• Only apply to a job under your field of study.

If you do not want to work as a doctor, don’t work as a doctor. If you have the skills necessary to get a job in a different industry, go for it. Fashion designers can decide to be journalists and vice versa. The options are endless, as long as you are really invested in the career path you choose.

  • Do not talk/ask about your salary because it’s not polite.

The biggest mistake interviewees make is taking the job before hearing what the salary is. Although employers advertise high salaries on their job openings, they do not usually reveal the real salary system until they take you in. By then, it will be too late and you will be stuck in a very awkward situation.

  • Agree to an unpaid job trial.

This is only advisable for online jobs within secure escrowed job portals. When it comes to the real world, working for nothing on a trial basis is basically a scam that many companies concoct in order to get free grunt work. Twenty of you come in and only one gets the job. Make sure that the job offers an allowance that is as high as the minimum wage.

Better Career Advice for Students

Now that you know what not to do, it’s time to discover the best thing to do when it comes to your career after college.

  • Build a proper resume that contains any and all skills and talents you have; not just the ones for the job you are applying for.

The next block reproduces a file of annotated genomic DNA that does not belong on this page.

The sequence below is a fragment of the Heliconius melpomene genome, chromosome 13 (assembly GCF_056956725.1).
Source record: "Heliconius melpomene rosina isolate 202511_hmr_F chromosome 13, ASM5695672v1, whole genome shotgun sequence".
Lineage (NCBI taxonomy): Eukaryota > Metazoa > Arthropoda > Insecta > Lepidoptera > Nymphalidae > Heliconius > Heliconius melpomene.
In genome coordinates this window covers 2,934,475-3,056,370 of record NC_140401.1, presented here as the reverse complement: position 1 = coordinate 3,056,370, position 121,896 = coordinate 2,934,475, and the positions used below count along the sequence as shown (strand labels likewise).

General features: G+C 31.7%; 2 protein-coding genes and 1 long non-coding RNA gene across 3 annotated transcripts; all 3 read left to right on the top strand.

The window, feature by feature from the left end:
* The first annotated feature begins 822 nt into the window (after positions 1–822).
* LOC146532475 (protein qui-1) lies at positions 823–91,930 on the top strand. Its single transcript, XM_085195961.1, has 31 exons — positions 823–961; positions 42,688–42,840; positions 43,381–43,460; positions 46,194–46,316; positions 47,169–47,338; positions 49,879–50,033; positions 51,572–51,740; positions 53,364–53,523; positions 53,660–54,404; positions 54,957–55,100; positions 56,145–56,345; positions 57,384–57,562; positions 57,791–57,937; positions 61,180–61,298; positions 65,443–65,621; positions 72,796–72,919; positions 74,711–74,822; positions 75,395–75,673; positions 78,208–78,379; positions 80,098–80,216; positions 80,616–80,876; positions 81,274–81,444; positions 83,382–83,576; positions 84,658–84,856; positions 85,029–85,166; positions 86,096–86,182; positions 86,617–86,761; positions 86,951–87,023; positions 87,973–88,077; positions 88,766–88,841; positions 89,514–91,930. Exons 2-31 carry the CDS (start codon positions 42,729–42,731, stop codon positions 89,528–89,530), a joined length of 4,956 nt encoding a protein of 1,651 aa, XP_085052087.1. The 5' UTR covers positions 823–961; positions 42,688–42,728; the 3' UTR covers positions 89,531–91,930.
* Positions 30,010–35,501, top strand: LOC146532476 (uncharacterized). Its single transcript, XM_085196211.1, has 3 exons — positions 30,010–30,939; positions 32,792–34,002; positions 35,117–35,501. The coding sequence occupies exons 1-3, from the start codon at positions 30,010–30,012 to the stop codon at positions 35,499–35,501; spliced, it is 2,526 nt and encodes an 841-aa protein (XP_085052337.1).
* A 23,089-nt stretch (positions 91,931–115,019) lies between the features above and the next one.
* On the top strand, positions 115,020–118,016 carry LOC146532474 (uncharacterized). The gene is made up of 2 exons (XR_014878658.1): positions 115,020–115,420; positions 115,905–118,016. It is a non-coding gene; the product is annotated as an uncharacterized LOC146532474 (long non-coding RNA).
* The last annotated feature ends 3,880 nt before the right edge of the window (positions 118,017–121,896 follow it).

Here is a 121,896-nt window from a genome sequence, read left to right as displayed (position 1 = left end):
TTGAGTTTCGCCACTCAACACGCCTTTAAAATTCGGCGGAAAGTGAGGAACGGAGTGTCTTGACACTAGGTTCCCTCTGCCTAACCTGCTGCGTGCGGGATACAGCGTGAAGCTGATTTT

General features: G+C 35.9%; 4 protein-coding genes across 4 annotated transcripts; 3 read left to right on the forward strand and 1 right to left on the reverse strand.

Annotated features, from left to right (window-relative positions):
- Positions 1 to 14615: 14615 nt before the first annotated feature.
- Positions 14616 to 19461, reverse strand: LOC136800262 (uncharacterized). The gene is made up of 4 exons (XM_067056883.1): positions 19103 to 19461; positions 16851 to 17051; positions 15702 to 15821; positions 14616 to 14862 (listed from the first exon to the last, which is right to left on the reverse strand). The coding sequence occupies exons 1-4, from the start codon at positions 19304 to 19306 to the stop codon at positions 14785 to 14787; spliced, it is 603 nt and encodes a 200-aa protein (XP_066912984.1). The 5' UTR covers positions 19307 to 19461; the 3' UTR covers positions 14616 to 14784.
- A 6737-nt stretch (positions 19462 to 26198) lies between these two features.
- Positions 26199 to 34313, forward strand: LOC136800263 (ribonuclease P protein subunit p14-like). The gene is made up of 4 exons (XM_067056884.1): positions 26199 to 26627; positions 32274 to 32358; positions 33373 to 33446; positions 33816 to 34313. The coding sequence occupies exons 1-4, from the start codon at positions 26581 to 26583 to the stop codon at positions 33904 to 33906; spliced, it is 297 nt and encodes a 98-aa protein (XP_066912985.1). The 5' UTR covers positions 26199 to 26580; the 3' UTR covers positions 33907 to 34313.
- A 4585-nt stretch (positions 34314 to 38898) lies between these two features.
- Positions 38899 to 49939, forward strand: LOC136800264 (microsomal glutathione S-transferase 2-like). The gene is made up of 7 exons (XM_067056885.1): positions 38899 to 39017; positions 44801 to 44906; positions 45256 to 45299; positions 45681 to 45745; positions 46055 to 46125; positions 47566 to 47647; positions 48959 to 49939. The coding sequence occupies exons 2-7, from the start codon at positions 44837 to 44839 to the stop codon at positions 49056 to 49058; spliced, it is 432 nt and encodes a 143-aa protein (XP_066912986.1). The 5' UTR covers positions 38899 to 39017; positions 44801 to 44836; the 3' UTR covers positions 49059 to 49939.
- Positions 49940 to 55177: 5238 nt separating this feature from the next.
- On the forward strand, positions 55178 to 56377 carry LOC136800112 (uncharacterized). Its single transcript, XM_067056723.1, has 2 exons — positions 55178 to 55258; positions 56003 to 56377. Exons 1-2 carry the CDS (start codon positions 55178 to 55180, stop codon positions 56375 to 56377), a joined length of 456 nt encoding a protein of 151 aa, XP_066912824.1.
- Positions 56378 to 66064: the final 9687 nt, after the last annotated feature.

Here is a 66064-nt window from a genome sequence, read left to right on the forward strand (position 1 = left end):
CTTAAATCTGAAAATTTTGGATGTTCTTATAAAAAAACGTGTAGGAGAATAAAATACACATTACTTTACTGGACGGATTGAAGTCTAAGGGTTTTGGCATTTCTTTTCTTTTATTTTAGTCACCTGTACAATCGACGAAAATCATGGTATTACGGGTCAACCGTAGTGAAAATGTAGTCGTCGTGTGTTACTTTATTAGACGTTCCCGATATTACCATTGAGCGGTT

Don’t make separate resumes for different jobs. Put all of your skills and work experience in one resume because you never know if those unconventional skills will land you the job you need. Make sure it’s visible on the first page because this page is what they will be looking at immediately. There are people who got hired in the medical field because they are good writers. That can happen to you too. Employers want to know you can offer them something different, not what everyone else can.

  • Do not optimize your resume for SEO.

Employers only look for high-level applicants using their own programs. Just because your resume is optimized does not mean that they will call you. What you need to do is create a resume that looks good and reads well as well. Forget SEO. Focus on yourself.

  • Apply for a job you want to do; not one that you will not work hard at.

It does not matter what industry you plan on working at. It does not matter what your motivations are as well. What matters is that you are willing to do the work, even if it is not the dream you had when you were a child.

  • Do not force yourself to get promoted if you change your mind mid-career.

Things change in the middle of everyone’s career. Some push through, while others don’t. Just because someone gave you advice to never stop working for the top spot, it does not mean that you should. It’s possible that you may find another better option or even a career change.

  • Go into the interview room assuming that you are the candidate they will choose.

We’re not telling you to act like you own the place already. What we mean is that you should mimic the company attitude when you come in. This way, your interviewers will immediately feel that your presence is a welcome addition to the company.

Finding a job after college is not easy, but once you get the advice you need, you will get the career that you always wanted. Just make sure to disregard useless advice and use the ones that work best for you.

About author:

Eliza Medley is an experienced tutor, educator, and writer on this page. She is fond of blogging and writing about marketing, college life, tips for graduates etc. Do you have any questions? Ask @Eliza_Medley about anything on her personal Twitter page.